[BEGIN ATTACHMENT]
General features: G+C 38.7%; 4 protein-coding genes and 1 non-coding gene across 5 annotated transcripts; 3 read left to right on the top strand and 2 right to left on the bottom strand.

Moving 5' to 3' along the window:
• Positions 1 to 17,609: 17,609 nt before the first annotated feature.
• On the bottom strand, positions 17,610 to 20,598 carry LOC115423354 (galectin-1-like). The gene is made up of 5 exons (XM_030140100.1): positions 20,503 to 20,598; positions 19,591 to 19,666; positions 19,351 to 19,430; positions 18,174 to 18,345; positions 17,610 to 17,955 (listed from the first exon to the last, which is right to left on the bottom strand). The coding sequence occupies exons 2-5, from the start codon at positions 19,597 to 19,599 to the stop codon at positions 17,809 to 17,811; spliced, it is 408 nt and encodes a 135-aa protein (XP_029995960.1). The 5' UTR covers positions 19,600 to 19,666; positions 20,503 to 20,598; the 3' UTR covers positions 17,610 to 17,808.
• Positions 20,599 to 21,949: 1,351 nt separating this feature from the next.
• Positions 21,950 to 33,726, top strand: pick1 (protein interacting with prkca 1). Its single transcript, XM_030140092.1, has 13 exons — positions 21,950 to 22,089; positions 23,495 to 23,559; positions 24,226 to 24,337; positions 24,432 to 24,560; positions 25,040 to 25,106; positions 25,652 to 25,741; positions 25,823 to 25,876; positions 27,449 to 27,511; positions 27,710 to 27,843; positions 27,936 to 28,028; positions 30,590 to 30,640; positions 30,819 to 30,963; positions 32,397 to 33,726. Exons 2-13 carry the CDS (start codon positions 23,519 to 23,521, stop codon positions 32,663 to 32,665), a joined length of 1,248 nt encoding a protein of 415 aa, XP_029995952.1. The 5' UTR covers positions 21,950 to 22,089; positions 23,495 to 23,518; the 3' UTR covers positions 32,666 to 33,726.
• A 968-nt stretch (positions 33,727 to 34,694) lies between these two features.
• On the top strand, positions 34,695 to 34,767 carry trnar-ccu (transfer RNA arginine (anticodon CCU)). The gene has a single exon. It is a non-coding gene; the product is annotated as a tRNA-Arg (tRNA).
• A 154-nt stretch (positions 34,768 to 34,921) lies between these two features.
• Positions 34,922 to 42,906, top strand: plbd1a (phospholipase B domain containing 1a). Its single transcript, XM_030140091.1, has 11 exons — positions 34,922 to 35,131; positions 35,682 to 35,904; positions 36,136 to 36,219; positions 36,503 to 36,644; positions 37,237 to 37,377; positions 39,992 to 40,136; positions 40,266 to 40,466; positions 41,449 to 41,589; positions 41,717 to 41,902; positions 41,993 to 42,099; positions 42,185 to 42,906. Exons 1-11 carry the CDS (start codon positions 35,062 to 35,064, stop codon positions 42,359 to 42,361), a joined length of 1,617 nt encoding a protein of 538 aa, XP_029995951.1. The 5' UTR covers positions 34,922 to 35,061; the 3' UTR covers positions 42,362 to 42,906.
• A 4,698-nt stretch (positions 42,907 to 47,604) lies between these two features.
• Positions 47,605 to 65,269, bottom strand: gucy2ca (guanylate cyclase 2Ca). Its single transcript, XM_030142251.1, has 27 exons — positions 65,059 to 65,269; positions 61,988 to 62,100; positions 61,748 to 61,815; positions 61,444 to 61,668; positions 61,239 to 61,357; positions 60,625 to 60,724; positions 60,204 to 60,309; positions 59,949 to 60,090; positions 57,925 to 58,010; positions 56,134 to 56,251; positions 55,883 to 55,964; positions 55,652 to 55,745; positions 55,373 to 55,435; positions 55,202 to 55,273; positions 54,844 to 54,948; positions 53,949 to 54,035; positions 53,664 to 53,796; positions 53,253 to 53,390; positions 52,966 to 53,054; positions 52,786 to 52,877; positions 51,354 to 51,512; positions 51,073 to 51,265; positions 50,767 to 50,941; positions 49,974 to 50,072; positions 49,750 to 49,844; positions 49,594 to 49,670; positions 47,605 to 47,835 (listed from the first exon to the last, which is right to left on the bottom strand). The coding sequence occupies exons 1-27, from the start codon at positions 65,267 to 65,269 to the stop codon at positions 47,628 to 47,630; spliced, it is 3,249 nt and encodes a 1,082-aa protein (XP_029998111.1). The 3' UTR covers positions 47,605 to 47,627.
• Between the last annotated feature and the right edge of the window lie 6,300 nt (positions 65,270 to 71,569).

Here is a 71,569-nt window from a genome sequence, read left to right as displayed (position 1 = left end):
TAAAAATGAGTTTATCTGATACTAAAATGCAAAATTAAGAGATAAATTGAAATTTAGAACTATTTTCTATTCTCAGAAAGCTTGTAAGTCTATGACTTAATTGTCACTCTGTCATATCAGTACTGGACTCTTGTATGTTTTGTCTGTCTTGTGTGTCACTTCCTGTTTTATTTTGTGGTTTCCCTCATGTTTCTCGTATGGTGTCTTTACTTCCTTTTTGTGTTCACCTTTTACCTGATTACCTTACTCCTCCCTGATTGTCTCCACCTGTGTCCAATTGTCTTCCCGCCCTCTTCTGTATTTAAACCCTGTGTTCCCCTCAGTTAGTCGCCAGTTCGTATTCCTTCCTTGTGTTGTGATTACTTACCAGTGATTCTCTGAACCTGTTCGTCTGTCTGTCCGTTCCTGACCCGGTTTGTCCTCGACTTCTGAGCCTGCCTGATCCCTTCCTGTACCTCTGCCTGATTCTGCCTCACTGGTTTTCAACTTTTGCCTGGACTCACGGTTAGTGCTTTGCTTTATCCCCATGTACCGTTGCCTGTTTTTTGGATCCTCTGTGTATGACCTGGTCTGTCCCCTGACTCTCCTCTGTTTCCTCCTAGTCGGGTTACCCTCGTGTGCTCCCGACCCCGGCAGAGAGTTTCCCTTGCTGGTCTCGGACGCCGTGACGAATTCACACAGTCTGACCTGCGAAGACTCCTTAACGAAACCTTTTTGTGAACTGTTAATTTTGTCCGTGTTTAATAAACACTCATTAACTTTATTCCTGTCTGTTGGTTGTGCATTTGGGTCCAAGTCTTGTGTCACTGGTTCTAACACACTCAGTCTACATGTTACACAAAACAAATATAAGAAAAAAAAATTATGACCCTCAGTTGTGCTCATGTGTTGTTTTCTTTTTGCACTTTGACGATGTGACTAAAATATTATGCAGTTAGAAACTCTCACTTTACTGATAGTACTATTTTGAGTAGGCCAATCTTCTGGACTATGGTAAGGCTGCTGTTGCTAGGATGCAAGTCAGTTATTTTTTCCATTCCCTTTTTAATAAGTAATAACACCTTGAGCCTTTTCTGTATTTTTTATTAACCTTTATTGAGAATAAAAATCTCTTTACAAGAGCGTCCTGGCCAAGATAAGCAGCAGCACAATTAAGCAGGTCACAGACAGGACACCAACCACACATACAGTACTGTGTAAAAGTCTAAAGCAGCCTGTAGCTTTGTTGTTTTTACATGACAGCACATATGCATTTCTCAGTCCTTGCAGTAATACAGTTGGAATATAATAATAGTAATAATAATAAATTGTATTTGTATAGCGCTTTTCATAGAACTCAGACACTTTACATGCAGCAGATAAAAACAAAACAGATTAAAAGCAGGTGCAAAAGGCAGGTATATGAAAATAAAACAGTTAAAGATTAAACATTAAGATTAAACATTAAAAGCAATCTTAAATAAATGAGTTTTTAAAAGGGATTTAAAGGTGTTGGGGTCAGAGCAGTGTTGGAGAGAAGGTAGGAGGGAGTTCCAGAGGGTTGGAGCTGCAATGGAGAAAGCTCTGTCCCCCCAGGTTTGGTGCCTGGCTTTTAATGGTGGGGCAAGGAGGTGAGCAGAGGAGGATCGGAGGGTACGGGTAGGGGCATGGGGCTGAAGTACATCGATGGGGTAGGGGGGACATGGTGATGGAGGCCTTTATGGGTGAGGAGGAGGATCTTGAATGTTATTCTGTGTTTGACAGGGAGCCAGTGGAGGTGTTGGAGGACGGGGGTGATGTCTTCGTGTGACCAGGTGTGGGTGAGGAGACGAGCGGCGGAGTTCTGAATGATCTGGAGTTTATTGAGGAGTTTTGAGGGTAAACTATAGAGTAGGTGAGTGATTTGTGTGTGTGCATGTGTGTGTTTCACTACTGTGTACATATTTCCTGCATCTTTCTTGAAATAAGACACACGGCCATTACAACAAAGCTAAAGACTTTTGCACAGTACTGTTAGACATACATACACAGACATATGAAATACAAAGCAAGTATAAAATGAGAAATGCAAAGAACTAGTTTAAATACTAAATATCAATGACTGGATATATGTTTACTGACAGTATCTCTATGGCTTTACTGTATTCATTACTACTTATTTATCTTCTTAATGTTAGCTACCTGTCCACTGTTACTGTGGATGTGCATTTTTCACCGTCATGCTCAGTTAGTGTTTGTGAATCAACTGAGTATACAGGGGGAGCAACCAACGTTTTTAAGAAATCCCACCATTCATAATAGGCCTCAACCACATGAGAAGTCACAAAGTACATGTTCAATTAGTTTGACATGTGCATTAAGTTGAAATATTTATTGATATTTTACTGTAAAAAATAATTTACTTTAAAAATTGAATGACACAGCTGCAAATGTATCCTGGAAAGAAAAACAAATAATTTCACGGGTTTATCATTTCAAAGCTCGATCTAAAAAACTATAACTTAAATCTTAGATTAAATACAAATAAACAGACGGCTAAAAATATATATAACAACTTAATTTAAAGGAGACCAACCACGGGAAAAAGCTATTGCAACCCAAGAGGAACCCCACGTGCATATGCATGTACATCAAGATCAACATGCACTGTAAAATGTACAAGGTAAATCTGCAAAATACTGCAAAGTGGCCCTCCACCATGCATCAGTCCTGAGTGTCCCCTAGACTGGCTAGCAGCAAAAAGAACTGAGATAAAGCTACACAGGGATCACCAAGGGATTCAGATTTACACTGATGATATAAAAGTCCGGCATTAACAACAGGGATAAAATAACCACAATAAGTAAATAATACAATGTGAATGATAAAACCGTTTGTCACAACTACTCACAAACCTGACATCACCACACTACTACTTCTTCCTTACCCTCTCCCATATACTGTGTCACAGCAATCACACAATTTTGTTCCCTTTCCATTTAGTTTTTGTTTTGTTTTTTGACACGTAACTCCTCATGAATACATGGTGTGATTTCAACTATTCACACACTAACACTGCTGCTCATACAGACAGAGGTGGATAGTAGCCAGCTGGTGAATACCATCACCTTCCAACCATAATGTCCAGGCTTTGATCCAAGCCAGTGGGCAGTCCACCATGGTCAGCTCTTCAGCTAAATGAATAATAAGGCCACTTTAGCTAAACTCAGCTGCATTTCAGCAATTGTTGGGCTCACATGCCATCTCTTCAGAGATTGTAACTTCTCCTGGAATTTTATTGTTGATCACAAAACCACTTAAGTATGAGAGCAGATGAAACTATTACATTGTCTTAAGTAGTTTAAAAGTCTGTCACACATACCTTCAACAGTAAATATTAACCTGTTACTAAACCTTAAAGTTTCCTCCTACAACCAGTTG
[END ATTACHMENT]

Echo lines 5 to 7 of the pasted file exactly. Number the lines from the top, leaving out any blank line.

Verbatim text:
• Positions 20,599 to 21,949: 1,351 nt separating this feature from the next.
• Positions 21,950 to 33,726, top strand: pick1 (protein interacting with prkca 1). Its single transcript, XM_030140092.1, has 13 exons — positions 21,950 to 22,089; positions 23,495 to 23,559; positions 24,226 to 24,337; positions 24,432 to 24,560; positions 25,040 to 25,106; positions 25,652 to 25,741; positions 25,823 to 25,876; positions 27,449 to 27,511; positions 27,710 to 27,843; positions 27,936 to 28,028; positions 30,590 to 30,640; positions 30,819 to 30,963; positions 32,397 to 33,726. Exons 2-13 carry the CDS (start codon positions 23,519 to 23,521, stop codon positions 32,663 to 32,665), a joined length of 1,248 nt encoding a protein of 415 aa, XP_029995952.1. The 5' UTR covers positions 21,950 to 22,089; positions 23,495 to 23,518; the 3' UTR covers positions 32,666 to 33,726.
• A 968-nt stretch (positions 33,727 to 34,694) lies between these two features.